Known Donor Family Law New York – Protecting Lesbian Mothers

Known Donor Family Law New York is changing. 

Many lesbian couples look to known donor family law New York prior to choosing known donors to help them have their families.  In my legal practice, I have seen this number increase steadily over the last 10 years.  Reasons for choosing a known donor include giving children a link to their biological heritage, having access to specific medical histories and providing male influences in the lives of children born into these progressive families.

The law appears to be coalescing in favor of intended mothers and a recent Appellate Division case moves known donor family law in New York further in that direction.  Before discussing the new case, let me give you a brief history of existing known donor family law in New York.known donor family law New York

Existing Family Law Treatment

Brooklyn Family Court Judicial Hearing Officer (JHO) Harold Ross, in a decision titled The Matter of L., et. al, held that as long as uncertainty exists for LGBT couples who create their families with assisted reproductive technology (ART), with both anonymous and known donors, then second parent adoptions are the best way to secure those families from this uncertainty.

In the Matter of Brooke S.B. v. Elizabeth A.  C.C., a landmark decision released in August of 2016, the New York’s highest court overturned previous New York precedent that had torn families apart for decades and ruled that non-biological and non-adoptive parents did have standing to sue for custody and visitation in the New York family court system.  While this case did not specifically address the issue of a known donor’s rights to a child he helped come to be, it brought New York family law in line with many other states which recognize “de facto” parents for the purpose of custody and visitation and prioritizes the best interests of the child in making these critical decisions.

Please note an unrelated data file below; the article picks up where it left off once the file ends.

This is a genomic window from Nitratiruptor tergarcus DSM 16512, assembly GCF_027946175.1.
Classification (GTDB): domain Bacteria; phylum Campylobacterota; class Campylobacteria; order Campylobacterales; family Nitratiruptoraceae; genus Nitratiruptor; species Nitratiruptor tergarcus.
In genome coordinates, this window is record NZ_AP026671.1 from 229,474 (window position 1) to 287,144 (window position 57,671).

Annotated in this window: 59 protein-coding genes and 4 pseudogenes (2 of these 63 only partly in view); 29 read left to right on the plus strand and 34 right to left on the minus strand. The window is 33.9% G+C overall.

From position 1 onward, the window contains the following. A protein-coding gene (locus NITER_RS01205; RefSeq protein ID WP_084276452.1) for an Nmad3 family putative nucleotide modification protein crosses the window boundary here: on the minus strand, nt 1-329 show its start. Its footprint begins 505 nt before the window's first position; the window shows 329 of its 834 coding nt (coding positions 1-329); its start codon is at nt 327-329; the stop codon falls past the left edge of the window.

New Case Law 

This new known donor case, entitled In the Matter of Christopher YY v. Jessica ZZ and Nicole ZZ, New York’s Appellate Division, Third Department (whose jurisdiction covers matters derived in South Central New York State to North Eastern and Central Eastern Counties in New York) addressed the issue of a known donor who sought to have a paternity test ordered by a family court.  The family court agreed with the donor and ordered the testing.  The mothers filed an appeal and the result of that appeal was to overturn the lower family court’s decision to order paternity testing for two reasons, thus codifying new known donor family law in New York.

The first reason was the marital status of the mothers.  They were married when they planned on having the child and they had an informal agreement (one drafted and executed without the benefit of legal counsel) with their donor, something that all intended mothers should have with their known donor prior to insemination.  The court stated that there existed a “presumption of legitimacy of a child born to a married woman.”  Even if this presumption exists, the court must conduct a “best interests of the child” analysis before any paternity testing can be ordered.

known sperm donorsThe key question is whether the paternity testing is in the best interests of a child.  The court determined that the presumption existed regardless of the gender of the parents, a huge statement of support for lesbian couples across New York.  However, that presumption can be “rebutted” by a donor in certain circumstances.  The court looked at the facts of this case, the existence of an agreement in which the donor stated that he would not seek paternity, and the lack of a significant relationship between the donor and the child after the child’s birth.